Most of the emphasis on estate planning is about having your affairs in order before you die. But if you survive your spouse or partner, your estate planning needs have changed. The protections that you and the deceased put in place together may not be the best options for you now as a single survivor, and some may even be legally void. Post-mortem estate planning after the death of a loved one should be an essential part of protecting any inheritance you have received or may be entitled to receive.
First, don’t rush into anything. Don’t make any important financial or legal decisions while dealing with the emotional aftermath of a death. This is one time when having a solid estate plan in place will be helpful. It should have been prepared with the intention of getting you through the grieving process without having to make these decisions during that time.
Once you feel ready to discuss the plans for yourself going forward, organize all of the information you will need. (Ideally, you will have done this long ago as part of your initial estate planning efforts.) Gather financial information such as banking, investments, insurance policies, retirement accounts, and any other documents that will be important to revising your individual estate plan. Put together your will or trust, powers of attorney, living wills and other estate planning documents so that these can be reviewed to change beneficiaries or the person named to handle your health and financial decisions when it becomes necessary.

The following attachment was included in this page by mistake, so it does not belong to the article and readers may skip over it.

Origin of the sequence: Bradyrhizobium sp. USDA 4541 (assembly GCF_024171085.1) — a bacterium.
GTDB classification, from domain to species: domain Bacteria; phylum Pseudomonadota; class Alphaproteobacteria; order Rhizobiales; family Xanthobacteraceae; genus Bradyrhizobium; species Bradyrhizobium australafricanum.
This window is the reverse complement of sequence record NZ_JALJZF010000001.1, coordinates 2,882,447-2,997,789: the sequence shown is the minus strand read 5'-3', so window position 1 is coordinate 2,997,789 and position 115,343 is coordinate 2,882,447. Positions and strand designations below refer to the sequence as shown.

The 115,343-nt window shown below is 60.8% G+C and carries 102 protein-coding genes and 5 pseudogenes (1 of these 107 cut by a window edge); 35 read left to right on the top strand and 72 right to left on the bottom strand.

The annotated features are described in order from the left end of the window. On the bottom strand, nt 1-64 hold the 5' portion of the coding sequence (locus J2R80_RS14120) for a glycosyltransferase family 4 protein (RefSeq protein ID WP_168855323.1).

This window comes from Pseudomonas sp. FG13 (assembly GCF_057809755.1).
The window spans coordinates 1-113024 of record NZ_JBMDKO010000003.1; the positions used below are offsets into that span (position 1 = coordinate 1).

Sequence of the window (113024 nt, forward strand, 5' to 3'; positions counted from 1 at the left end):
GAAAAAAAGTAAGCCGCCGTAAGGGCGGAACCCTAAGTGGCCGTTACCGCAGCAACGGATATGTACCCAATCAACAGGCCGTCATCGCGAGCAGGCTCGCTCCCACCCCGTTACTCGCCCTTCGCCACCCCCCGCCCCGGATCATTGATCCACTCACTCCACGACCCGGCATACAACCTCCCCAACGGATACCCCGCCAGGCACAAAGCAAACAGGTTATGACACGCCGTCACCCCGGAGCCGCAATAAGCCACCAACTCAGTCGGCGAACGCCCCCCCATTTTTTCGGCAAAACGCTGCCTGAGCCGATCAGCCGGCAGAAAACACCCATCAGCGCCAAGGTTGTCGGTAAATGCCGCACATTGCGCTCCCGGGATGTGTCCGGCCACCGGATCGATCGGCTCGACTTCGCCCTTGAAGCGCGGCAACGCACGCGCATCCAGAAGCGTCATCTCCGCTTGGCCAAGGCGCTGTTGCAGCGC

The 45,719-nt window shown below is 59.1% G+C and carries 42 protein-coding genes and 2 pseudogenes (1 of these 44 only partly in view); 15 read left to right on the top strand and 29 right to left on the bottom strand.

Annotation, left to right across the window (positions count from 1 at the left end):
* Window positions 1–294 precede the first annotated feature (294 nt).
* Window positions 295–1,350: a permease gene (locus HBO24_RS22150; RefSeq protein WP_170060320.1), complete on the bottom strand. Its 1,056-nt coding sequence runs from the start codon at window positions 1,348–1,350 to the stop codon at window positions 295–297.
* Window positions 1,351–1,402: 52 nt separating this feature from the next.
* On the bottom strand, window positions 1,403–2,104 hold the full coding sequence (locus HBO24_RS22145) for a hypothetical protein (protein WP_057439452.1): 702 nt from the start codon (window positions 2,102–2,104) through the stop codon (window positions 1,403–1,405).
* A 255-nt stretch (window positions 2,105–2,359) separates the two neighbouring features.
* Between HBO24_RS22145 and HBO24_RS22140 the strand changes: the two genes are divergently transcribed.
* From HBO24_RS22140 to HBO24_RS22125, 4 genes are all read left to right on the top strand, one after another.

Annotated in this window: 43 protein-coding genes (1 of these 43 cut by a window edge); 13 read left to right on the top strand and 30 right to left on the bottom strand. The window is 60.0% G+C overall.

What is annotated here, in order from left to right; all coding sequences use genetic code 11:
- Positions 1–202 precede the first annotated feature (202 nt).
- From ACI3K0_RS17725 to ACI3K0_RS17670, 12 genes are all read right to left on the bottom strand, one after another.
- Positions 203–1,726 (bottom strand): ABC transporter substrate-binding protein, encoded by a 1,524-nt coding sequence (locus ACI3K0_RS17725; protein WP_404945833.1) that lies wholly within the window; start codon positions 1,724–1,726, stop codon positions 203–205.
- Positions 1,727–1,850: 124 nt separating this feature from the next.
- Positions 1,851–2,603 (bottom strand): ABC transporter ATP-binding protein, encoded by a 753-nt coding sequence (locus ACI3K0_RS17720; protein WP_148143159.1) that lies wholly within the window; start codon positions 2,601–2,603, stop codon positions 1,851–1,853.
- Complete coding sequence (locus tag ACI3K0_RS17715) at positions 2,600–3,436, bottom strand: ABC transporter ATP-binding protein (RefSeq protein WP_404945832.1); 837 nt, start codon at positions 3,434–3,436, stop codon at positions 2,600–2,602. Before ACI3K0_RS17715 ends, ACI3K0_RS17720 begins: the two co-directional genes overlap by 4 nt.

Do not make any major decisions by yourself. Consult an estate planning professional before transferring any funds, retitling any assets, probating a will or any other legal or financial transactions. Even the slightest misstep could cause a stumble in the legal process. The post-mortem process of administering the estate of the deceased will be the first step in creating an effective individual estate plan.
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